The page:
“The report contains significant flaws and inaccurate assumptions. Because of the ongoing trial in Brazil now is not the time to address these serious inaccuracies, in time I propose on the proclamation of my innocence to address all issues. Regrettably the Moran Inquiry has failed to include the full suite of correspondence between my solicitors and the Moran Inquiry that addressed all of the issues in dispute.

“The Inquiry looked at the issue of corporate governance which is highly topical of late. With the help of hardworking Officers and Executive Committee members I as President managed and directed the affairs of the Olympic Council of Ireland for 27 years from 1989 to 2016. On an annual basis the Olympic Council of Ireland was subject to scrutiny and question by its members at annual general meetings and occasional special general meetings.

“At these meetings myself, the Officers and Executive Committee received approval by true democratic means and election which in itself confirms and supports adherence to all concepts of corporate governance. Over the period of time referred to there were 7 elections and 7 votes of approval on the management of the affairs of the Olympic Council of Ireland. In my period as President of the Olympic Council of Ireland, the OCI a limited company complied with the highest standards of Irish Company Law received and relied on the best corporate advice and lawyers in Ireland, amongst them the current solicitors to the Olympic Council of Ireland, Arthur Cox & co.

“As was customary the Olympic Council of Ireland as a limited company was subject to scrutiny by the Director of Corporate Enforcement, government departments and was subject to an annual audit by international auditors, in the 27 years of my stewardship the auditor’s report was always clear, clean and published without qualifications.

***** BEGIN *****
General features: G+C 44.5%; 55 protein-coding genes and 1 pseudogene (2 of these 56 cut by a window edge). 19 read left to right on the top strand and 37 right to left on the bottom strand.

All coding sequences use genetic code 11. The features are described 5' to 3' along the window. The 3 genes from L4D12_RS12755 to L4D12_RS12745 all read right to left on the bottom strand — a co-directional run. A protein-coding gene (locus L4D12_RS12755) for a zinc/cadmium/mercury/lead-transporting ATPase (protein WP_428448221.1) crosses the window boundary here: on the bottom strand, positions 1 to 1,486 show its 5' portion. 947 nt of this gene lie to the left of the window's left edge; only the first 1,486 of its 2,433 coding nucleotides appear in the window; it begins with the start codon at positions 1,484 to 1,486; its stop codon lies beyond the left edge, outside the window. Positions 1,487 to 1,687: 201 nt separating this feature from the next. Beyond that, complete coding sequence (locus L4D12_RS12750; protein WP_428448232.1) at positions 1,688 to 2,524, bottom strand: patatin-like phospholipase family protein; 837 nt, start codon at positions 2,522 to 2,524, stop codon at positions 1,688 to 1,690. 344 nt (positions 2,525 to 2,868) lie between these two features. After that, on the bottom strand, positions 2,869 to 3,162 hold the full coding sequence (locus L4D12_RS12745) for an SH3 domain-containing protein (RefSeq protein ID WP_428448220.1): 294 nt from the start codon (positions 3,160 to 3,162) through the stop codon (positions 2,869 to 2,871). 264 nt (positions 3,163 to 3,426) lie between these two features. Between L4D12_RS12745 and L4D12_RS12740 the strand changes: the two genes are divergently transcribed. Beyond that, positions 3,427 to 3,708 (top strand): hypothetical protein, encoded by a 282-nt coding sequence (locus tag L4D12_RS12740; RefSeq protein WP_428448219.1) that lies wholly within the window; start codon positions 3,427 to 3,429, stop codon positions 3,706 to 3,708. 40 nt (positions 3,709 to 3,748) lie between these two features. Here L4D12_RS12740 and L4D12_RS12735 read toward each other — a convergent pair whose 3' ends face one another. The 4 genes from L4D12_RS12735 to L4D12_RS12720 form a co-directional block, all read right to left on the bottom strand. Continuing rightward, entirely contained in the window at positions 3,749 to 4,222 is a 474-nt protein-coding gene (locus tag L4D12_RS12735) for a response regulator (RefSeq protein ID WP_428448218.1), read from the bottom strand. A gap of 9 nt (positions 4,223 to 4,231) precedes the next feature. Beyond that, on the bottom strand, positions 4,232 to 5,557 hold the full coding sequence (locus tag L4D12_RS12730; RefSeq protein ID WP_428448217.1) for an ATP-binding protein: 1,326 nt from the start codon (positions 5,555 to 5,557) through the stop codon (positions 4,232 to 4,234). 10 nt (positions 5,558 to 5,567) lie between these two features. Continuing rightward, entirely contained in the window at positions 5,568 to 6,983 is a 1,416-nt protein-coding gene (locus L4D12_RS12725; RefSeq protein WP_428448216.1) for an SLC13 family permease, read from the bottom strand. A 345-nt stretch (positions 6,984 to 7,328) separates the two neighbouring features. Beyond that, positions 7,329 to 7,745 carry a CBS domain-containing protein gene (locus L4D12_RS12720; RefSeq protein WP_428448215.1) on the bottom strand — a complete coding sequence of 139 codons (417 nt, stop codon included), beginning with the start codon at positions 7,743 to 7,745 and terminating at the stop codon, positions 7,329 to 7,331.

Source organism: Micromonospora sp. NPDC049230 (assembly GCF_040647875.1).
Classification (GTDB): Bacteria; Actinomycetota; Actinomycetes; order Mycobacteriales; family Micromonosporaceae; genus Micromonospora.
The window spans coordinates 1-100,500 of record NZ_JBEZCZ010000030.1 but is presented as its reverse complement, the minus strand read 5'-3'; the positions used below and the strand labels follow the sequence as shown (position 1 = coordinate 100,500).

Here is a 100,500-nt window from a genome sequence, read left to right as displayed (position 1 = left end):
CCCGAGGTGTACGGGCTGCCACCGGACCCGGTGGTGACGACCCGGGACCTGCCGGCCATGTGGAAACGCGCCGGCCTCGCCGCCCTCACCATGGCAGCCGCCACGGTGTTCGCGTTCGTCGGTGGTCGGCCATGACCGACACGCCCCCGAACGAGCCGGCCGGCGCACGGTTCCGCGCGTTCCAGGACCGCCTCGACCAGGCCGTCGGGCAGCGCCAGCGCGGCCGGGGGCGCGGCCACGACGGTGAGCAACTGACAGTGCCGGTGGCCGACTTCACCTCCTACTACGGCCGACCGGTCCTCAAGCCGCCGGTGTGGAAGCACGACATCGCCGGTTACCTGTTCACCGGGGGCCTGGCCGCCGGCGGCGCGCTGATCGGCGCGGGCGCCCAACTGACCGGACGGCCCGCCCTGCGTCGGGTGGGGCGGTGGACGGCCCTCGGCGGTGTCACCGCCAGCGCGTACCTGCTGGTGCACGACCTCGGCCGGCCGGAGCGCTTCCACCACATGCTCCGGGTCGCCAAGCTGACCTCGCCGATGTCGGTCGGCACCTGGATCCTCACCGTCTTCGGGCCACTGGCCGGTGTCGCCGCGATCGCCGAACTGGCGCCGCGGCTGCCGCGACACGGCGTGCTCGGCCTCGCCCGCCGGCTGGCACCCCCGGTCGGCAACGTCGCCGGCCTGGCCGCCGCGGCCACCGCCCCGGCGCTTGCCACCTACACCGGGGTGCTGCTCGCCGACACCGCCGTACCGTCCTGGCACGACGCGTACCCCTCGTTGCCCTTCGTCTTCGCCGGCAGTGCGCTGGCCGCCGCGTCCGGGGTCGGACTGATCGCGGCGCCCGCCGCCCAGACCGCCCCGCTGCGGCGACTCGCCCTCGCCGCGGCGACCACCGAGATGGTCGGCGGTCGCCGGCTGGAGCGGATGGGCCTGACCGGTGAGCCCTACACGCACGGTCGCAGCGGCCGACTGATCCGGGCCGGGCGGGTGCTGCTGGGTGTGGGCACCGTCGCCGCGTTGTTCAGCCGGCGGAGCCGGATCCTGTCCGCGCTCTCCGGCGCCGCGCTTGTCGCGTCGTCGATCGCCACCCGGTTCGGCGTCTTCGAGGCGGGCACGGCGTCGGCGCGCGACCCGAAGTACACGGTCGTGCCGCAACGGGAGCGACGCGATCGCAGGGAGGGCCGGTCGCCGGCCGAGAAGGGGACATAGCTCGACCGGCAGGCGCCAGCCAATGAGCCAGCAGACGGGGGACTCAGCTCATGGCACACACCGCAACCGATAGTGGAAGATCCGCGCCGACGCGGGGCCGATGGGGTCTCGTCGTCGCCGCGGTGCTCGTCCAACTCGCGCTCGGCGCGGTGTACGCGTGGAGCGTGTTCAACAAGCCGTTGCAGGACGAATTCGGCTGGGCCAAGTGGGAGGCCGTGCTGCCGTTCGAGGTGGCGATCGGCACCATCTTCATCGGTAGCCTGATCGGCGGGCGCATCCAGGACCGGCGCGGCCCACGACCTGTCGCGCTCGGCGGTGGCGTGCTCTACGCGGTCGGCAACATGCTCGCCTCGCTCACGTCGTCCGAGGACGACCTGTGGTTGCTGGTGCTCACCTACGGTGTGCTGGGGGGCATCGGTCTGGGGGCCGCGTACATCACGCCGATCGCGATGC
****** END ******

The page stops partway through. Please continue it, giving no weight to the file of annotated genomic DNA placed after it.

“In addition, over the period of 27 years the Olympic Council of Ireland was subject to additional audits by the Irish Sports Council now Sport Ireland, the International Olympic Committee and occasional audits by the Comptroller & Auditor General. In all instances the ancillary audits referred to were clear and over 27 years no issues ever arose about the management of the affairs of the Olympic Council of Ireland. Furthermore no issue was ever raised at general meeting, special general meeting or in any audit about a failure on the part of the Olympic Council of Ireland to adhere to a recognised concept of corporate governance.

“It would however be remiss of me at this point in time not to address a suggestion of concealment made in the report and the fact that THG is simply a ticketing agent rather than the largest commercial partner of the Olympic Council of Ireland.

“THG were the largest commercial partner of the Olympic Council of Ireland for the London Games 2012 (and subsequent Games). The identity of THG was well known and fully canvassed in the media. Given that THG was the Olympic Council of Ireland’s largest commercial partner it is completely normal that I and the Olympic Council of Ireland had a working relationship with THG and its Chairman Marcus Evans who was consulted as a ticketing expert in 2016 by the International Olympic Committee.

“At all times I acted in the best interests of the Olympic Council of Ireland with a view to maximising revenue for the Olympic Council of Ireland which in turn was channelled into the management of current and future Olympic athletes in Ireland. Sponsorship is the life blood of sport and more particularly successful Olympic participation.

“At the time I announced my retirement in January 2016 and subsequent thereto I left a credit amount in the bank account of the Olympic Council of Ireland to the order of €2.5 m.

“I await the outcome of legal procedures in Brazil and regrettably I and my family are frustrated by the delays in the process which are outside my control. However, my legal team and I remain totally confident that I will be cleared of all charges in Brazil. I look forward in due course to resuming my international Olympic duties.”